March 8, 2022
As the soil dries and planters see daylight, it’s natural to wonder how weather will treat your farm this growing season. Unfortunately, it’s hard to predict weather much past 10 days.
“We’ve studied seasonal weather prediction for a long time, and what we’ve found is there’s just a handful of things that are predictable,” says Eric Snodgrass, principal atmospheric scientist with Nutrien. “Other things do correlate, but they’re not statistically significant enough to use.”
As of this writing, there is drought in the Southern Plains that is creeping north. Farmers in Nebraska and South Dakota have missed out on some key snowfalls this winter. And after California had a very wet December, the state just recorded its driest January in history.
How weather models work
Long-range weather models are sensitive to initial conditions. Snodgrass likens it to kids playing Pin-the-Tail-on-the-Donkey. Once you spin the kids around, you gently shove them in one direction; that’s how weather models begin.
In the case of forecasting drought, the model looks at where there is drought and then adds in variables, such as ocean temperatures, to see what would need to change to modify the forecast.
Snodgrass says the current La Niña is fading and will continue to fade into the summer. When summer arrives, weather is less impacted by low-pressure systems and more affected by thunderstorms, which are extremely random.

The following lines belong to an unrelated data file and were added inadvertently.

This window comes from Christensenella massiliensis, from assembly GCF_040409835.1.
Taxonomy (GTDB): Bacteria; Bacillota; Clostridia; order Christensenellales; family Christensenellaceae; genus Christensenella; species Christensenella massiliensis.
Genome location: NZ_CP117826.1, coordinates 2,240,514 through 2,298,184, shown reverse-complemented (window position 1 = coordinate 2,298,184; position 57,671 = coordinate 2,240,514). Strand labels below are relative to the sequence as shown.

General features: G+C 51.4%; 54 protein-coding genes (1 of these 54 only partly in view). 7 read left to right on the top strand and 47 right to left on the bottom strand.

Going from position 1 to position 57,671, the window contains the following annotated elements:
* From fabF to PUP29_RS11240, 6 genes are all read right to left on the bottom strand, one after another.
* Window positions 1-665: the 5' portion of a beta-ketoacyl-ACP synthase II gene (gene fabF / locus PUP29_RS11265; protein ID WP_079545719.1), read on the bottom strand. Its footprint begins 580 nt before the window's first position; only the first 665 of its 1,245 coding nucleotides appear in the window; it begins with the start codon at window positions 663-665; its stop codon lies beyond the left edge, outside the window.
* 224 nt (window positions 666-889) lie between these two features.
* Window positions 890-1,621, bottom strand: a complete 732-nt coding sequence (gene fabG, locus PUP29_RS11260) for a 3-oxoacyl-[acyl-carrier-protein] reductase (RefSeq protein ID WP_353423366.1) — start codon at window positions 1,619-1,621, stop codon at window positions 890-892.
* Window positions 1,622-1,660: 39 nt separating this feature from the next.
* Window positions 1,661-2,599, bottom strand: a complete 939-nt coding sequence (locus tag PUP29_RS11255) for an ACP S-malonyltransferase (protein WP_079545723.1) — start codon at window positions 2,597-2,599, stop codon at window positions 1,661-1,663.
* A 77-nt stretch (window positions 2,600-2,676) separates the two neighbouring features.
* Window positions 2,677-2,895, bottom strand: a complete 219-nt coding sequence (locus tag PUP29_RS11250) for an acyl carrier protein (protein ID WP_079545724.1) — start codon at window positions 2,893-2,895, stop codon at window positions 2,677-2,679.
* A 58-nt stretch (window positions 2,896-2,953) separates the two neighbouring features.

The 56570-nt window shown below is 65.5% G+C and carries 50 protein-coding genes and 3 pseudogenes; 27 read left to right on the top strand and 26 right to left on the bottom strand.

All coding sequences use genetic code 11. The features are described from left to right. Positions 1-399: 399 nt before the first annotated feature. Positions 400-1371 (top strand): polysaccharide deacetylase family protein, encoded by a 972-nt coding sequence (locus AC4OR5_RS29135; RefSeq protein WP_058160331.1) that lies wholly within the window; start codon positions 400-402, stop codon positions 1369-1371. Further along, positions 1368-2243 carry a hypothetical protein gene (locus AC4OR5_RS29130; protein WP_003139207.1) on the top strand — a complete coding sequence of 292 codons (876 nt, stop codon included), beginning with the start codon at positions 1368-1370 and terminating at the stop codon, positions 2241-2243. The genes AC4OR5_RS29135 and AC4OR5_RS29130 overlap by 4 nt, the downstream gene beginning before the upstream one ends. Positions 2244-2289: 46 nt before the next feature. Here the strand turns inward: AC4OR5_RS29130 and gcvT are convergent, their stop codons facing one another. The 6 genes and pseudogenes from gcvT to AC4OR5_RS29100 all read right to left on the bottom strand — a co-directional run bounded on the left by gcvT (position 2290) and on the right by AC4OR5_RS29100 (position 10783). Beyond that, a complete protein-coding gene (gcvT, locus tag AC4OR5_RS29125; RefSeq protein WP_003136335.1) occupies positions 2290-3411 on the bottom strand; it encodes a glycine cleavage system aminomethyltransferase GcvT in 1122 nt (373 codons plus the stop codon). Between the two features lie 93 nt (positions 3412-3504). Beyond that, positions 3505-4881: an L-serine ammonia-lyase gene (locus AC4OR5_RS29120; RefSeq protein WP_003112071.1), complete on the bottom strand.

If you want intel on potential drought, monitor websites that share water temperatures along the West Coast, Gulf of Alaska and Baja Peninsula. Are those waters getting colder?
Because in 6 out of every 10 years when they get colder, the tendency to have drought in the midsection of the country is greater, Snodgrass says.
It’s been a while since that happened; the last time was 10 years ago during the great drought of 2012.
“Just remember that there is no way to predict this,” he says. “We just have to monitor when these things develop.”
The best way to monitor for drought is to bookmark and visit these pages in your smartphone or laptop:
And if you don’t have your own personal meteorologist, sign up for Snodgrass’ daily weather emails at info.nutrien.com/snodgrass_weather.
Just remember, drought is often punctuated by big rainfall events — think life-saving August rains. But they’re impossible to predict.
“We may forecast drought in any particular year, but one big storm can undo its impact to some degree,” Snodgrass says. “It’s a tricky business.”
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